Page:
You can update a workload cluster by changing the virtual machine class used to host the cluster nodes.

You can initiate a rolling update of a TKG 2.0 cluster by editing the VirtualMachineClass definition using the kubectl edit command. New nodes based on the changed class will be rolled out and the old nodes are spun down.
Note: You cannot use the kubectl apply command to update a deployed TKG cluster.

Prerequisites

This task requires the use of the kubectl edit command. This command opens the cluster manifest in the text editor defined by your KUBE_EDITOR or EDITOR environment variable. When you save the file, the cluster is updated with the changes. To configure an editor for kubectl, see Configure a Text Editor for Kubectl.

Procedure

  1. Authenticate with the Supervisor.
    kubectl vsphere login --server=IP-ADDRESS --vsphere-username USERNAME
  2. Switch context to the vSphere Namespace where the target TKG cluster is provisioned.
    kubectl config use-context SUPERVISOR-NAMESPACE
  3. Describe the target TKG cluster and check the VM class.
    v1alpha3 cluster:
    kubectl describe tanzukubernetescluster CLUSTER-NAME
    v1beta1 cluster:
    kubectl describe cluster CLUSTER-NAME
  4. List and describe the available VM classes in the namespace.
    kubectl get virtualmachineclassbindings
    Note: The VirtualMachineClass must be bound to the vSphere Namespace where the TKG cluster is provisioned.
  5. Run the following command to edit the cluster manifest.
    v1alpha3 cluster:
    kubectl edit tanzukubernetescluster/CLUSTER-NAME
    v1beta1 cluster:
    kubectl edit cluster/CLUSTER-NAME
  6. Edit the manifest by changing the VM class string.
    For example, if you are using a v1alpah3 cluster, change the cluster manifest from using the guaranteed-medium VM class for worker nodes:
     topology:
        controlPlane:
          replicas: 3
          storageClass: vwk-storage-policy
          tkr:
            reference:
              name: v1.22.9---vmware.1-tkg.1.cc71bc8
          vmClass: guaranteed-medium
        nodePools:
        - name: worker-nodepool-a1
          replicas: 3
          storageClass: vwk-storage-policy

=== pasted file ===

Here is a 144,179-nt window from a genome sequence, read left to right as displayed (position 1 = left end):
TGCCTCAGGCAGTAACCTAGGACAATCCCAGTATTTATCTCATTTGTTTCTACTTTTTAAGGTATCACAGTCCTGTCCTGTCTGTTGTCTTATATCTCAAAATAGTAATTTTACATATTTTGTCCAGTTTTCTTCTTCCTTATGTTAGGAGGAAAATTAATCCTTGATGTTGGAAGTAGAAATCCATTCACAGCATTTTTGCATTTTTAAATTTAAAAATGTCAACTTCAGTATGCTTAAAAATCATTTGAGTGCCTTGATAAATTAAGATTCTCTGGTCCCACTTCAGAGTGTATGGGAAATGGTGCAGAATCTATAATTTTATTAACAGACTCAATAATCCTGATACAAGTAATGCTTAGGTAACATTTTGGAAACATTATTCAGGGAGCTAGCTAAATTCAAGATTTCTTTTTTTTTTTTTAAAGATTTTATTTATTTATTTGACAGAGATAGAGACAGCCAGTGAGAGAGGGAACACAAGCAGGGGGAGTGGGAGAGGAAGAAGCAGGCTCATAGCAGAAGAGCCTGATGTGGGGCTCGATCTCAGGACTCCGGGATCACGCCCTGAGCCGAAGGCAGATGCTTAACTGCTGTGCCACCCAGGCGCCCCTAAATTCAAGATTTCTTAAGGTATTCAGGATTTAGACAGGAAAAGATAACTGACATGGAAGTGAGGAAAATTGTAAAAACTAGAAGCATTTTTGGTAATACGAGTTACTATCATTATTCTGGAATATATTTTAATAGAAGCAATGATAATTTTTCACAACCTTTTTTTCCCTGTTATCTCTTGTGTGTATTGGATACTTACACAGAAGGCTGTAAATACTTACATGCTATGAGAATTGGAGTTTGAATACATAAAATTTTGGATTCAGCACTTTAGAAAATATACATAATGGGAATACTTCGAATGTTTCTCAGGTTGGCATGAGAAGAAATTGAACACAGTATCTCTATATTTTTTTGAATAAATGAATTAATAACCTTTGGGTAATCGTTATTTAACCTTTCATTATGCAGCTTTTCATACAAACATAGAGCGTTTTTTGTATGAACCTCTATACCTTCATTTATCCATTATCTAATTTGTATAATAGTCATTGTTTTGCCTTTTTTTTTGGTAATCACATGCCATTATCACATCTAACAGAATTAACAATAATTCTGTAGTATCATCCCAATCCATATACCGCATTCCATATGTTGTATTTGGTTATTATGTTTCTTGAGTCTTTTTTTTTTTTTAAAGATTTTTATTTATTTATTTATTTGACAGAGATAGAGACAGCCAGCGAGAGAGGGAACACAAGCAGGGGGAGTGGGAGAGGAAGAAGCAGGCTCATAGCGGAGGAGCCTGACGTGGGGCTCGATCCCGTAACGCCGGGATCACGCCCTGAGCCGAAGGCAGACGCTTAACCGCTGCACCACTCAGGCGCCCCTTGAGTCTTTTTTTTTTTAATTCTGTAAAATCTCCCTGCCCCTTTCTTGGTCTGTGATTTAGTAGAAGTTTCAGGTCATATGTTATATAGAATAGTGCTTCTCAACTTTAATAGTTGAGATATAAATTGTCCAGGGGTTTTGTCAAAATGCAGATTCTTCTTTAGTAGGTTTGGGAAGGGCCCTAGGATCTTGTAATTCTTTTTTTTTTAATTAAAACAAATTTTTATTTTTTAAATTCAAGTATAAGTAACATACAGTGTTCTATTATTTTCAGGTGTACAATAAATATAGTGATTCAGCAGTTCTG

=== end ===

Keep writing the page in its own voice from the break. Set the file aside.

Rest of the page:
tkr:
            reference:
              name: v1.22.9---vmware.1-tkg.1.cc71bc8
          vmClass: guaranteed-medium
    To using the guaranteed-large VM class for worker nodes:
     topology:
        controlPlane:
          replicas: 3
          storageClass: vwk-storage-policy
          tkr:
            reference:
              name: v1.22.9---vmware.1-tkg.1.cc71bc8
          vmClass: guaranteed-medium
        nodePools:
        - name: worker-nodepool-a1
          replicas: 3
          storageClass: vwk-storage-policy
          tkr:
            reference:
              name: v1.22.9---vmware.1-tkg.1.cc71bc8
          vmClass: guaranteed-large
    Similarly, if you have provisioned a v1beta1 cluster, update the value of variables.vmclass to the target VM class.
  7. Save the changes you made to the manifest file.
    When you save the file, kubectl applies the changes to the cluster. In the background, TKG controller provisions the new node VMs and spins down the old ones.
  8. Verify that kubectl reports that the manifest edits were successfully recorded.
    kubectl edit tanzukubernetescluster/tkgs-cluster-1
    tanzukubernetescluster.run.tanzu.vmware.com/tkgs-cluster-1 edited
    Note: If you receive an error, or kubectl does not report that the cluster manifest was successfully edited, make sure you have properly configured your default text editor using the KUBE_EDITOR environment variable. See Configure a Text Editor for Kubectl.
  9. Verify that the cluster is updated.
    v1alpha3 cluster:
    kubectl get tanzukubernetescluster
    v1beta1 cluster:
    kubectl get cluster